Fikri’s Team Pick:
As a baby academiqueer, put the words “research” and “blog” together and I’ll instinctively follow it up with “nope.” The £15,000 that’s deposited into the British academic-industrial complex every year on my behalf already puts enough strain on my soul without doing readings for fun, y’know?
Sara Ahmed is an exception to this rule, though, because Sara Ahmed, a Professor in Race and Cultural Studies at Goldsmiths University, is an exception to all the rules. Her research blog Feminist Killjoys, named after her essay “Feminist Killjoys (And Other Willful Subjects)”, was launched last week and has brought to all of us thoughtful, fascinating works such as her contribution to “Judith Butler in Conversation” to reflections on “happy, smiling multiculturalism” prompted by cult hit Bend It Like Beckham.
It is very, very rare that I come across academic writing that resonates with me personally, and this is what I find in Ahmed’s work. In “Feminist Killjoys (And Other Willful Subjects)”, she begins with a simple scenario that I expect most of us can relate to:
One way of telling my feminist story would be to begin with a table. Around the table, a family gathers. Always we are seated in the same place: my father one end, myself the other, my two sisters to one side, my mother to the other. Always we are seated this way, as if we are trying to secure more than our place. A childhood memory, yes. But it is also memory of an everyday experience in that quite literal sense of an experience that happened every day. An intense everyday: my father asking questions, my sisters and me answering them, my mother mostly silent. When does intensity become tension?
We begin with a table. Around this table, the family gathers, having polite conversations, where only certain things can be brought up. Someone says something you consider problematic. You are becoming tense; it is becoming tense. How hard to tell the difference between what is you and what is it! You respond, carefully, perhaps. You say why you think what they have said is problematic. You might be speaking quietly, but you are beginning to feel “wound up,” recognising with frustration that you are being wound up by someone who is winding you up. In speaking up or speaking out, you upset the situation. That you have described what was said by another as a problem means you have created a problem. You become the problem you create.
This leads into a refreshing, critical discourse of killjoys, feminist tables and “getting in the way.” This essay articulated plenty of thoughts I’d had at the back of my mind for years but couldn’t put words to and then much, much more than that — what I find most valuable is that her feminist, anti-racist and queer politics (all of them!) run strongly through all of her works. Her upcoming book, Living A Feminist Life, promises to engage with “sexism, whiteness, identity politics, privilege, lesbian feminism, feminist classics, feminist killjoys, willfulness, intersectionality, racism, and more.”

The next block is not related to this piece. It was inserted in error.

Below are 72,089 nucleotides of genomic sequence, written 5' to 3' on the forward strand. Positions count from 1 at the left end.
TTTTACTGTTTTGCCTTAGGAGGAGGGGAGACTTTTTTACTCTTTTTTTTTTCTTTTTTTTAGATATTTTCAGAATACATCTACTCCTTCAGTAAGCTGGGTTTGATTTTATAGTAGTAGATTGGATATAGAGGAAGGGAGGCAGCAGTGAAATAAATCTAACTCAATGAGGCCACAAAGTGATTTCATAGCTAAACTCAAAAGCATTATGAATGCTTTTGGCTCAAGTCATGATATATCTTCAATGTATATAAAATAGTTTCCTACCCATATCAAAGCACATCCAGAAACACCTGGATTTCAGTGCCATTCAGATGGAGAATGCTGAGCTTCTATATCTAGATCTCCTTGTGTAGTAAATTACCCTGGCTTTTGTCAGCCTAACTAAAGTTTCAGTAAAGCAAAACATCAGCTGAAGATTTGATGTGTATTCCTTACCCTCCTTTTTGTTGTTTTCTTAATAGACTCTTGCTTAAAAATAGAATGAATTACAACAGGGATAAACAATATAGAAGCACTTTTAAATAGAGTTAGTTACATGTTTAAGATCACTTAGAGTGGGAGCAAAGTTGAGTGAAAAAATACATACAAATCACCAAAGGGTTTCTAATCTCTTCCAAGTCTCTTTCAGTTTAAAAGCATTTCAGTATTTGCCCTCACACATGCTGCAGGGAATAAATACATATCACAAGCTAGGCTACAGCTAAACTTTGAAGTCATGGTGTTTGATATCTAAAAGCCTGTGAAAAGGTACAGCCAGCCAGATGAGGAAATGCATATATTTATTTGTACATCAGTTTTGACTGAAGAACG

Take the example of racism. It can be willful even to name racism: as if the talk about divisions is what is divisive. Given that racism recedes from social consciousness, it appears as if the ones who “bring it up” are bringing it into existence. We learned that the very talk of racism is experienced as an intrusion from the figure of the angry black woman: as if it is her anger about racism that causes feminist estrangement. To recede is to go back or withdraw. To concede is to give way, to yield. People of color are often asked to concede to the recession of racism: we are asked to “give way” by letting it “go back.” Not only that: more than that. We are often asked to embody a commitment to diversity. We are asked to smile in their brochures. The smile of diversity is a way of not allowing racism to surface; it is a form of political recession.
Done with all of Feminist Killjoys? Have something to add? Ahmed is looking for contributions!
YOU might be interested in this blog if YOU:
- Are told you are angry no matter what you say
- Witness people’s eyes rolling as soon as you open your mouth as if to say: ‘oh here she goes!’
- Are angry because that’s a sensible response to what is wrong
- Are often accused of getting in the way of the happiness of others (or just getting in the way)
- Have ruined the atmosphere by turning up or speaking up
- Have a body that reminds people of histories they find disturbing
- Are willing to make disturbance a political cause
- Are willing to cause unhappiness to follow your desire
- Will not laugh at jokes designed to cause offense
- Will take offense when it is there to be taken
- Will point out when men cite men about men as a learned social habit that is diminishing (ie. most or usual citational practice)
- Will notice and name whiteness. Will keep noticing and naming whiteness.
- Will use words like ‘sexism’ and ‘racism’ even if that means being heard as the cause of bad feeling (and are willing to cause bad feeling)
- Will refuse to look away from what compromises happiness
- Are willing to be silly and display other inappropriate positive affects
- Are willing to listen and learn from the work of feminists over time and refuse the caricatures of feminism and feminists that enables a disengagement from feminism
- Are prepared to be other peoples’ worst feminist nightmare
- Are prepared to be called a killjoy
- Are willing to kill joy
Now go forth and get to killing joy, y’all.